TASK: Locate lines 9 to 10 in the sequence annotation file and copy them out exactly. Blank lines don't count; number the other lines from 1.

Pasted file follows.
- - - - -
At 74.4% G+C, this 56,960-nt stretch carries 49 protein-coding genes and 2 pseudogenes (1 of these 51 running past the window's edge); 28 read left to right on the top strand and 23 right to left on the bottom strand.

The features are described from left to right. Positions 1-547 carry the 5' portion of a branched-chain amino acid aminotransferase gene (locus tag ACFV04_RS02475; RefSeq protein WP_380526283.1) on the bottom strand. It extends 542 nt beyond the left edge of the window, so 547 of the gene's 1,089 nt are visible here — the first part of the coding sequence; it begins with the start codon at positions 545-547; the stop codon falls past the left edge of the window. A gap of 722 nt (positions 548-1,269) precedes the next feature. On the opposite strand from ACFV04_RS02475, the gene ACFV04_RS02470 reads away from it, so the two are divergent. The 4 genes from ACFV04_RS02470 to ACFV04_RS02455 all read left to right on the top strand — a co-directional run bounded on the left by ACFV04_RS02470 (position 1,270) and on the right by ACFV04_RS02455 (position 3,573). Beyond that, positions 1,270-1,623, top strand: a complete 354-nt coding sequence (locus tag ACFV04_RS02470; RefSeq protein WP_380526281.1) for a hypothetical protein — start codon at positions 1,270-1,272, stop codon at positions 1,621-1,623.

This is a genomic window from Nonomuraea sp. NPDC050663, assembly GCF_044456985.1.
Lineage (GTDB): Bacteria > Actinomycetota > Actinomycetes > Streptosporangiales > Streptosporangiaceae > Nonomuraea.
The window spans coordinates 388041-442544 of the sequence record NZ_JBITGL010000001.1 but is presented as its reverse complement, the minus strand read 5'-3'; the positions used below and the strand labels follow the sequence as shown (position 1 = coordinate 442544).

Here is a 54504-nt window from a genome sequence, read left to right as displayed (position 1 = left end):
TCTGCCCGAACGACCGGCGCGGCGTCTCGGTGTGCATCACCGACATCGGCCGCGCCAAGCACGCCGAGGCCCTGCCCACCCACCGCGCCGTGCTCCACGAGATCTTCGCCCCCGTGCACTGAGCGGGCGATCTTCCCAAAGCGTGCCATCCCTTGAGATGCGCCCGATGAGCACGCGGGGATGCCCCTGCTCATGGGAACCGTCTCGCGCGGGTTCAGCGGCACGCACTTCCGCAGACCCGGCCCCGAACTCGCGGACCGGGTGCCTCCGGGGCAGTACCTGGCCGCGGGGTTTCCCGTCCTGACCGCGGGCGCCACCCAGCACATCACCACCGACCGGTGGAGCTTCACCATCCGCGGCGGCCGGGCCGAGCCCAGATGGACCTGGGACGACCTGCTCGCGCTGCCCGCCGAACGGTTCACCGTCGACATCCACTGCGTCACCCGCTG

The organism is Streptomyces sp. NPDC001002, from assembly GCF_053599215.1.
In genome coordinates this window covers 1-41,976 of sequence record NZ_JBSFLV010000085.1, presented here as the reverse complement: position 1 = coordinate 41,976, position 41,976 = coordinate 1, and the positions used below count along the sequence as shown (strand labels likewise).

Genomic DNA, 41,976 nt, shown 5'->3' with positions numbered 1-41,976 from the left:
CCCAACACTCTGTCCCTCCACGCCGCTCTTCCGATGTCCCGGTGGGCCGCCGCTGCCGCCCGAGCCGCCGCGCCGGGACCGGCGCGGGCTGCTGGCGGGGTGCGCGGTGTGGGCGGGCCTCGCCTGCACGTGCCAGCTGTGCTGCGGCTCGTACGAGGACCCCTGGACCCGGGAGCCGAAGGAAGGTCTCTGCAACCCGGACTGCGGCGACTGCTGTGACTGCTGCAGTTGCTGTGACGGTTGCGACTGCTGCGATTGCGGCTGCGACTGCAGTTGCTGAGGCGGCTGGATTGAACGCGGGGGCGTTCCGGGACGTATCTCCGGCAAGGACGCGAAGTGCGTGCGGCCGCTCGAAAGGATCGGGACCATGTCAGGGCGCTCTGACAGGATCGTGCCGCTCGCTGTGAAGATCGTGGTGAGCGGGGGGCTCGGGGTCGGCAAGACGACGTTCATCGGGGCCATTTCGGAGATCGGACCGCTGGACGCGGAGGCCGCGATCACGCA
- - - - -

In genome coordinates this window covers 1-41,976 of sequence record NZ_JBSFLV010000085.1, presented here as the reverse complement: position 1 = coordinate 41,976, position 41,976 = coordinate 1, and the positions used below count along the sequence as shown (strand labels likewise).

Genomic DNA, 41,976 nt, shown 5'->3' with positions numbered 1-41,976 from the left: